“There was an outdoor rink about six blocks from my house and I would go there every chance I got,” he said with excitement bursting through his voice. “(I was) first one on the ice, last one off the ice. Once I tried it, that was the end of it; there was no turning back.”
His love for the game never seemed to dwindle over time. Playing through middle school and high school, the now 35-year-old has played hockey on three continents and numerous cities. His many stops include Pensacola, Fla., Peterborough, England and multiple spots in Europe and Asia, all during his travels with the military.
That doesn’t mean he was ready for hockey to be so available to him every time he enters a new base. In fact, the sheer number of rinks in South Korea was a shock to him.
“When I went to my first skate, I didn’t know anyone,” he said. “I just showed up and played. The guys at the base told me, ‘there’s ice on Tuesday here at this time, there’s ice on Wednesday here at this time and there’s ice on Thursday here at that time,’ and I was like, ‘how many rinks are here?’ ‘They’re all over!'”
Access to the Sport
The truth is that South Korea already has three professional teams in the Asia League Ice Hockey (ALIH), while ball hockey leagues are forming across the country. There are six listed indoor ice rinks in the Asian country, which would fit between the Los Angeles and San Francisco areas, comparatively speaking. There are also at least nine outdoor rinks in the area, mostly meant for ice skating.
Internet and smartphone technology has been instrumental in Moldenhauer’s ability to stay up-to-date with the North American game, too. NHL.tv and the NHL app allow Moldenhauer to keep up with current game scores and news. Most importantly, though, AFN (American Forces Network) is available to the base, and Moldenhauer is able to watch hockey through there.
“Most games start at 8 or 9 am and I get all the West Coast games until about 1 or 2 in the afternoon,” he said. “While at work, we always have the game on in the background.”
He also gives credit to fantasy hockey, which he is able to play from afar. This keeps him in touch with the league’s top scorers and top-performing goaltenders, while also providing him with enough statistical data to allow him to determine which players are outperforming others.
All of this access to hockey allowed Sgt. Moldenhauer to win the WeLive.Hockey Trivia Challenge, which was conducted earlier this hockey season and featured all 31 NHL teams in 31 days, allowing fans to answer questions based on each team. At the end of the contest, he won with 68 points, which was a slim three points ahead of second place.
Moldenhauer, who lists Mike Modano and Zach Parise as two of his favorite all-time players, researched NHL teams as much as his work allowed before answering the trivia questions every day.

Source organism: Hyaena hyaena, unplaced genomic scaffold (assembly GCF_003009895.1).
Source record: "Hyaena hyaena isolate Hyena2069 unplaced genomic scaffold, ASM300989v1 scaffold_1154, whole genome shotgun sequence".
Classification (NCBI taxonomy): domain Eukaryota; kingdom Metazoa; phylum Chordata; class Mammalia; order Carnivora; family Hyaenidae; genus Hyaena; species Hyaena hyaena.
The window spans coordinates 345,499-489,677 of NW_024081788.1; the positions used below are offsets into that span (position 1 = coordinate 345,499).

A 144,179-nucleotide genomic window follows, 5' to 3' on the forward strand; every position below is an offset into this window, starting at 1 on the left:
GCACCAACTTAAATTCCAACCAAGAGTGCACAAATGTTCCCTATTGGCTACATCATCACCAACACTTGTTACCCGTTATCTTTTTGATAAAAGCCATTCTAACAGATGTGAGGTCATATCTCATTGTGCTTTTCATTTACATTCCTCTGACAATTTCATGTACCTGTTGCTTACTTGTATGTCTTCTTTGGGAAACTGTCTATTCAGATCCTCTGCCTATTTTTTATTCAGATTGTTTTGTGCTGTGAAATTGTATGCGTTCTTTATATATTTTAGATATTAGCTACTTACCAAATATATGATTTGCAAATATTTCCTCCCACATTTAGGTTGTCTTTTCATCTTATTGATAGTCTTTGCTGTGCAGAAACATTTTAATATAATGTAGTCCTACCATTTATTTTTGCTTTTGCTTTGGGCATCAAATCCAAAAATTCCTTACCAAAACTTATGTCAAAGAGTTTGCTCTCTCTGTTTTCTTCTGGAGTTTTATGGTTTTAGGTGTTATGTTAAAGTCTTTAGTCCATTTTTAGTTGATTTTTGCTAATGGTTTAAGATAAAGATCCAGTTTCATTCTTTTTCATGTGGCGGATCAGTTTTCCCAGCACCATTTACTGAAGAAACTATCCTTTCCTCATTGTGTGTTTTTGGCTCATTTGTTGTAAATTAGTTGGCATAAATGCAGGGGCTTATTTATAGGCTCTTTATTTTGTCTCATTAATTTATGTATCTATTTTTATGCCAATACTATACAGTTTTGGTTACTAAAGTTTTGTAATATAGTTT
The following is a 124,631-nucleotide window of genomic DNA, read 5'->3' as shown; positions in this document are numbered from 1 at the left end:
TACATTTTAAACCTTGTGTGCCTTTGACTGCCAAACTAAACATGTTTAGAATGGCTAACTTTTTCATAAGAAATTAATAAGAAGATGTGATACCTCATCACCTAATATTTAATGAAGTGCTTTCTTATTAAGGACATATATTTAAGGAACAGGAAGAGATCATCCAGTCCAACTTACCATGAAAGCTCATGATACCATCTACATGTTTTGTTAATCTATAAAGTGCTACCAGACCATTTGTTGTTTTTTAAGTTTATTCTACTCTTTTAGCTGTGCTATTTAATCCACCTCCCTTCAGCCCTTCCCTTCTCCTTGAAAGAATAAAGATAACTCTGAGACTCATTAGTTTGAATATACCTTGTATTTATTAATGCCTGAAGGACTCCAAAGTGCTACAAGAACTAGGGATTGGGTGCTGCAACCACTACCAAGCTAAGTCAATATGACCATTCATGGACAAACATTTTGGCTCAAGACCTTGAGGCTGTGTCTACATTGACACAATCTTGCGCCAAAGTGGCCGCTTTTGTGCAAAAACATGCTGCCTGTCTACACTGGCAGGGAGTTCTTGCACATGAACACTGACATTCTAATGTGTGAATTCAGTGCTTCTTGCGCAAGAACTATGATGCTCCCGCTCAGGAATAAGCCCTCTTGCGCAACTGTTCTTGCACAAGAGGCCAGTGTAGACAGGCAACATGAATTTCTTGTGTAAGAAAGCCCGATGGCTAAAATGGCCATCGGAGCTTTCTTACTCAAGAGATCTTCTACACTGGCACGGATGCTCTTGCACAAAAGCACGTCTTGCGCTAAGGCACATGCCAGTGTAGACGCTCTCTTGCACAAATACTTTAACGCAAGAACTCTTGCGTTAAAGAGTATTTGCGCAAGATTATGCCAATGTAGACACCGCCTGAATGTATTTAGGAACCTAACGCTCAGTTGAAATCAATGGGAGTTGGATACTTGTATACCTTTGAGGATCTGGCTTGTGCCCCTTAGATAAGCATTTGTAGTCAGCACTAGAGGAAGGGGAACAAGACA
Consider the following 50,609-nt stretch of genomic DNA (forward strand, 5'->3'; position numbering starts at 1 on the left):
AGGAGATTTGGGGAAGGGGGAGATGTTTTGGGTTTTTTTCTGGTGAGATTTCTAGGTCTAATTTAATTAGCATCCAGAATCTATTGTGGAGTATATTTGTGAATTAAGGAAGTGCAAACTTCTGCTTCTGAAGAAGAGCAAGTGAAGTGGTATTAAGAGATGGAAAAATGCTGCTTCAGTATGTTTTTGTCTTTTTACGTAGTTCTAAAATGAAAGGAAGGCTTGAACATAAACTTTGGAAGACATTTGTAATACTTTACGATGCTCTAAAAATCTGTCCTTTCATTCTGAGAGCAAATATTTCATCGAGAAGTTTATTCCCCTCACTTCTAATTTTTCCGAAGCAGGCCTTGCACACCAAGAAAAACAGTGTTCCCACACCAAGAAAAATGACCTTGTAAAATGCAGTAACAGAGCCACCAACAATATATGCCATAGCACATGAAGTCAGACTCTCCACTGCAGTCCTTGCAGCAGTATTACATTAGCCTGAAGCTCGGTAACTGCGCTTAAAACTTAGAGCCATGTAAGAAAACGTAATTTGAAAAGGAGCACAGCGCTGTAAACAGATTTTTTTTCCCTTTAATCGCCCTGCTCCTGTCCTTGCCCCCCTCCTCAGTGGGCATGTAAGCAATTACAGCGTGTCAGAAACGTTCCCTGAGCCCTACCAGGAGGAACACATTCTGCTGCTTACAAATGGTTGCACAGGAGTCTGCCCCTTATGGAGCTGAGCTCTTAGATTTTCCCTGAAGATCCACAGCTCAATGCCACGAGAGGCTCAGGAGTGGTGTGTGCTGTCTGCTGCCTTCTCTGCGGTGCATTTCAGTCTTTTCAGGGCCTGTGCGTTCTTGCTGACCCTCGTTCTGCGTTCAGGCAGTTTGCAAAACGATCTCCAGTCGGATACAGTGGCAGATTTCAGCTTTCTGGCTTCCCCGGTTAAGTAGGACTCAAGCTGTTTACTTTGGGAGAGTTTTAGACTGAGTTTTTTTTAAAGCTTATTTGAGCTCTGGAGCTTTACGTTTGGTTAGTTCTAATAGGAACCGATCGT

“I’m pretty busy here, so I don’t get to keep up with hockey as much as I would like,” the on-aircraft worker stated, “but when I have the opportunity to, I’ll watch all the 5-min. highlights. I have access to it, I just don’t follow as much as I’d like. I keep up as much as I can.”
The Future & WeLive.Hockey
When his active service ends in October 2022, Moldenhauer plans to remain active in the sport and even will be seeking employment in the hockey industry.
“I just love the game,” he said. “I’ve known Lee (Elias) of WeLive.Hockey for many years. His wife was assigned in Pensacola and in England at the same time as me, and we played together for about four years total. We talk a lot and when I retire from the military, I hope to somehow be involved with WeLive.Hockey. It’s another way I’ve been able to keep up with the game all this time and it just seems like the logical next step for me.”
The game may not be as easy to find in South Korea as it is in the sargeant’s home country, but one thing is certain: it never leaves his side, no matter where he’s at.
From Eau Claire to Peterborough, U.K. to Seoul, South Korea, hockey has made its mark and will only continue to grow. It’s more than a game — it’s a lifestyle, an attitude and a way of thinking.
The gear, the pace and the strategy make it a remarkable sport. However, it’s the people that make up the sport’s soul.
A special message from Tom:
If you’re looking to play hockey in Korea:
skatemaster.co.kr – Skatemaster Sharpening and Authorized True Hockey Retailer. Korean Version website only (Google can translate)
Located near Mokdong Arena, in the Mokdong Sports Complex underneath the Soccer Stadium (Gate 163).
I want to thank my wife for being there and supporting my obsession of hockey. I know it’s been a lot of trips, late nights, and being away from home, but It means the world that you support my hockey habit, I am very grateful to have you, and you being understanding of my passion. I’m lucky to be with someone that understands that. I love you.